Performing Media: Voices and Instruments (Continuation)

Voices: Part Two


Both physical attributes and trainkng contribute to a singer's voice range. More than two octaves cam be commanded by professional singers. Untrained voices, however, are restricted to typically 1 ½ octaves. In comparison to women's vocal cords, men have thicker ones; the result is pitches that are lower.


The grouping of voice ranges for ladies and men follows, orchestrated from most elevated to least.

(The basic ranges are soprano, alto, tenor, and bass.)


WOMEN

soprano

mezzo-soprano

alto (or contralto)


MEN

tenor

baritone

bass


Singing techniques differ broadly from one cture to another. This is because of contrasts in taste.


Example: compared to the west, Asian singing is more nasal. When it comes to classical music, western performers stand upright, whereas in India they sit on the floor. In West Africa, they bend forward.


Differences, too, exist within a single culture/nation. In the west, styles are as follows: folk, rock, classical, and jazz music. These are all sung differently. E.g. microphones are not essential for singers of the classical genre.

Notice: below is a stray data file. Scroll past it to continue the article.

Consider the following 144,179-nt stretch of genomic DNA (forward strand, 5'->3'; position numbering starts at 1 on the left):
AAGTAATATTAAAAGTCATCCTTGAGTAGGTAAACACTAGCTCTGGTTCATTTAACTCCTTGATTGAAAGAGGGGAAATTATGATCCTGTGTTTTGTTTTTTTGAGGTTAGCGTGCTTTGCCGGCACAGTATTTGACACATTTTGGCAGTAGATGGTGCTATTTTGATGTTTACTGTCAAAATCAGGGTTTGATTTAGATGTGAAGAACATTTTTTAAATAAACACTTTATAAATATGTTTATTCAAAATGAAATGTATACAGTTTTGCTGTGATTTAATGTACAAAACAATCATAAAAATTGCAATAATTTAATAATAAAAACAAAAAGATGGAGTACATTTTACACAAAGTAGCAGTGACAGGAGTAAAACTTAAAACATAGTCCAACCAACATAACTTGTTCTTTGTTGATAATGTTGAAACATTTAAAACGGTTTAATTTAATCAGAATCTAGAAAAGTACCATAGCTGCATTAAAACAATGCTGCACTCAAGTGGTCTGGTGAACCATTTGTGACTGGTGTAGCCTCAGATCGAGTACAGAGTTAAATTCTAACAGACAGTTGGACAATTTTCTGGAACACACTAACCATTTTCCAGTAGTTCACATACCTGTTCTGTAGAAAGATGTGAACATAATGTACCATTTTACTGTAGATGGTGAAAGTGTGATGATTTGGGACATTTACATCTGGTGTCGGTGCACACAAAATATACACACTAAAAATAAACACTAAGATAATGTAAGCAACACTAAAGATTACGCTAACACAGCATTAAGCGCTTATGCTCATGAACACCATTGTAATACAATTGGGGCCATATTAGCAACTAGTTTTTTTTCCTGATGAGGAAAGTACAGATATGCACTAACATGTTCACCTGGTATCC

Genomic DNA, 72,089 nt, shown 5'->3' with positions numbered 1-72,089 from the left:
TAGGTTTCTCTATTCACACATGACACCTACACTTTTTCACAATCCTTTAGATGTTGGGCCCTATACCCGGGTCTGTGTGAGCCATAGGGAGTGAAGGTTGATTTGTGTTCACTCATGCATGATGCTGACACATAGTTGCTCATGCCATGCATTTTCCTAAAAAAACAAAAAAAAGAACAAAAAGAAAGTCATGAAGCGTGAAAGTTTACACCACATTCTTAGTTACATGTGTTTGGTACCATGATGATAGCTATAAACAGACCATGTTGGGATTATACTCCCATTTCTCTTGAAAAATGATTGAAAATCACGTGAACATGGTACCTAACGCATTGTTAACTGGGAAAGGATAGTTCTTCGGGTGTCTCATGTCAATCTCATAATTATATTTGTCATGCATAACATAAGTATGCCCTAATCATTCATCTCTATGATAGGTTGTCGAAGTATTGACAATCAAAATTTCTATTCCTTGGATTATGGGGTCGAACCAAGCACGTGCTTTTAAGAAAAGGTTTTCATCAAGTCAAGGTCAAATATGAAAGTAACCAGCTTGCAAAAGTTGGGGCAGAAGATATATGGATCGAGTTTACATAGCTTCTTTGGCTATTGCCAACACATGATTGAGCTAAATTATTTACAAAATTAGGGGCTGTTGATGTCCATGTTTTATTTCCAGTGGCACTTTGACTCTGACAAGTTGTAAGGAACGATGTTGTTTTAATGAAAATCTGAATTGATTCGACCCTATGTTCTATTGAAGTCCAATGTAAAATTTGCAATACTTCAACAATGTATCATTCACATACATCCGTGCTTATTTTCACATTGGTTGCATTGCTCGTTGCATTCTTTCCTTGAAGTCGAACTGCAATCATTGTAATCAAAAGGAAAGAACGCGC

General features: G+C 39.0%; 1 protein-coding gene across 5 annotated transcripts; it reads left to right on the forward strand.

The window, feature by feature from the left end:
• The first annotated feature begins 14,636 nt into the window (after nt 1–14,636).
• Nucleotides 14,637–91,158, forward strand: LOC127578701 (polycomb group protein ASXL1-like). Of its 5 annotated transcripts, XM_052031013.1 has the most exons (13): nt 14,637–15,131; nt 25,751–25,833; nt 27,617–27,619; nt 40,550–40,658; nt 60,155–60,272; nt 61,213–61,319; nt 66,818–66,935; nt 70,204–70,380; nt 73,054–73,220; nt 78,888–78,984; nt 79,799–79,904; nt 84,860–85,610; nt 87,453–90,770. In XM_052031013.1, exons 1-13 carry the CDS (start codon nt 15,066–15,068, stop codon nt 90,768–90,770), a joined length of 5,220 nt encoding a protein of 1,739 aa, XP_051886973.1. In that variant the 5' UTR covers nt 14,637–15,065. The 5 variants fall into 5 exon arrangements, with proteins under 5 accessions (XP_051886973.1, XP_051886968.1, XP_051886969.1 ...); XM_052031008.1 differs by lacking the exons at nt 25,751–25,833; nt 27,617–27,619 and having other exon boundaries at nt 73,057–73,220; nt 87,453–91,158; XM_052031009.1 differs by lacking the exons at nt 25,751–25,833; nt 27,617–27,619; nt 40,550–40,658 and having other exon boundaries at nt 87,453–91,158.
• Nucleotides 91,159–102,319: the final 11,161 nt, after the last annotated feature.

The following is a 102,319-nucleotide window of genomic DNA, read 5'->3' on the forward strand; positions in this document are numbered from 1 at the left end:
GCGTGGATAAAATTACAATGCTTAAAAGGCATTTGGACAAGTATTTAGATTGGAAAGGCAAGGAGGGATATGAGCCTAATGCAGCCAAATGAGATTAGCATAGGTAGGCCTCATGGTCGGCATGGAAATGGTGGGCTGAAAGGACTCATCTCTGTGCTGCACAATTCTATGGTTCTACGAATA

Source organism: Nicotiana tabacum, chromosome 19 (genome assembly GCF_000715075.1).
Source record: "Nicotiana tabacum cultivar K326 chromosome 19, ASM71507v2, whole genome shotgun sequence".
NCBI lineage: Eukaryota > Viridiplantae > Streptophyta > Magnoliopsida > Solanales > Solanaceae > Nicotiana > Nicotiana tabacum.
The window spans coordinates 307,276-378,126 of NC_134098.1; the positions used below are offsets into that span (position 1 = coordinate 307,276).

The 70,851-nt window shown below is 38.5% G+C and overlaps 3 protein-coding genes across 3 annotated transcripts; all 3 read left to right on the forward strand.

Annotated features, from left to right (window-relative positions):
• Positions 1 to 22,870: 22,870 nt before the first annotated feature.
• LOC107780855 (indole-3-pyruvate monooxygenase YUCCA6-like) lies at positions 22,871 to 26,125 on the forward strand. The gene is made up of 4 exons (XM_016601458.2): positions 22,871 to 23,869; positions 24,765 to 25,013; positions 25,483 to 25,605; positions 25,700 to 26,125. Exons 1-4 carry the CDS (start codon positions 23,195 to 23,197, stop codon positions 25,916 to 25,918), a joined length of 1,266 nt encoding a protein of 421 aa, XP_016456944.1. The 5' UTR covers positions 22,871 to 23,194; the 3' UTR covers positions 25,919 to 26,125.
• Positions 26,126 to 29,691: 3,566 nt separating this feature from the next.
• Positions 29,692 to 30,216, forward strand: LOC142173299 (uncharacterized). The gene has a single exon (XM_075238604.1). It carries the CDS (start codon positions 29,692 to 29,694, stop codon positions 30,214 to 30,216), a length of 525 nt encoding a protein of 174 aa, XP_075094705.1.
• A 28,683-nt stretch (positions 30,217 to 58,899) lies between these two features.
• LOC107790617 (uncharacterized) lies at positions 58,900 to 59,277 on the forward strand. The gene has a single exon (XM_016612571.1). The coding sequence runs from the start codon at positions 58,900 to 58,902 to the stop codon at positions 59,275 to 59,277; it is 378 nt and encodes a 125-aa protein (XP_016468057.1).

Western music was almost entirely vocal up until the late 1600s. Instrumental music matched vocal music in terms of significance as the 1700s came to a close. From that point forward, both choral and vocal musical pieces were conducted by composers, regardless of instrumentals. Compositions for male, female, and mixed choruses exist. These are normally a blend of altos, basses, sopranos, and tenors. Vocal works' accompaniment ranges from an entire orchestra to a single instrument such as a piano.

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INSTRUMENTS

Individuals all throughout the planet utilize instruments that shift significantly in development and tone. An instrument might be characterized as any component—other than the voice—that produces mel